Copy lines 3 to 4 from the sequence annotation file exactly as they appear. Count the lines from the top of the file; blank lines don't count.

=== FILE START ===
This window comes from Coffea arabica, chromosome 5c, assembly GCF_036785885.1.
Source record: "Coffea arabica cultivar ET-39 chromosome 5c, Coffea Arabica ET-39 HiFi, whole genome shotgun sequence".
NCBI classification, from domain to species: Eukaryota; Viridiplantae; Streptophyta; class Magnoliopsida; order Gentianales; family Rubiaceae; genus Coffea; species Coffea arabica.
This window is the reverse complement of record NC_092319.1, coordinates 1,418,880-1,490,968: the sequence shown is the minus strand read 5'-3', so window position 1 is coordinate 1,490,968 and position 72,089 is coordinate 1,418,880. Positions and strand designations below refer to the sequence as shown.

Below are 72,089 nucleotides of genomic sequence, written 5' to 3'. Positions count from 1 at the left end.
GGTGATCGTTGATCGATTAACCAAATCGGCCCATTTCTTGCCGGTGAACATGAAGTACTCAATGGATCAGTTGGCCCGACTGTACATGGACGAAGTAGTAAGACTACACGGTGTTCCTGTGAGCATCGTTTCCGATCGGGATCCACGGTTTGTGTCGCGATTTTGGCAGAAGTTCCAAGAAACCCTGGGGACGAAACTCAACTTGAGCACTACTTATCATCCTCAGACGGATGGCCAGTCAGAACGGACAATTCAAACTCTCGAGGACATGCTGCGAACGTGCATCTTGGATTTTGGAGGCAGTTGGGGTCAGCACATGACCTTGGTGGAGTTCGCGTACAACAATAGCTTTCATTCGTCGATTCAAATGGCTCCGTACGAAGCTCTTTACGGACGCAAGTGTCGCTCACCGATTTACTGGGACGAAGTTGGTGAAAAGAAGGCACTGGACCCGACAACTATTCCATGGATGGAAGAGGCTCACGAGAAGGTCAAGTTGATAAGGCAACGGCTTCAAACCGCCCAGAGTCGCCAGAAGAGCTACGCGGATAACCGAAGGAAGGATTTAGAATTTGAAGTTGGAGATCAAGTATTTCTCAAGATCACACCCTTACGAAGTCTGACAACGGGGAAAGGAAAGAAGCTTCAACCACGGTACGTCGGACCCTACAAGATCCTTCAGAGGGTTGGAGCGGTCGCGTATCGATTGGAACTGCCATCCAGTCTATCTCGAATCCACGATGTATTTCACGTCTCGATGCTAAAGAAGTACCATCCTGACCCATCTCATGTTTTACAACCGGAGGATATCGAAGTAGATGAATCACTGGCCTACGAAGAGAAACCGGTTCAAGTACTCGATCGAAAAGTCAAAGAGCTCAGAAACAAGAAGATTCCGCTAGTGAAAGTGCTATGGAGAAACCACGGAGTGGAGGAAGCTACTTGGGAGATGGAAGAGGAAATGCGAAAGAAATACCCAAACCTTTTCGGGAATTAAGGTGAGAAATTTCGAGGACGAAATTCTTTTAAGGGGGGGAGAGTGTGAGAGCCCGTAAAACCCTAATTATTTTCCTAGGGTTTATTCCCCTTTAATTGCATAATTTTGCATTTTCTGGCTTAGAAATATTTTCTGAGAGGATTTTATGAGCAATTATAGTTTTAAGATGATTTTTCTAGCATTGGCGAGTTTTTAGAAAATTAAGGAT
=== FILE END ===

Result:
NCBI classification, from domain to species: Eukaryota; Viridiplantae; Streptophyta; class Magnoliopsida; order Gentianales; family Rubiaceae; genus Coffea; species Coffea arabica.
This window is the reverse complement of record NC_092319.1, coordinates 1,418,880-1,490,968: the sequence shown is the minus strand read 5'-3', so window position 1 is coordinate 1,490,968 and position 72,089 is coordinate 1,418,880. Positions and strand designations below refer to the sequence as shown.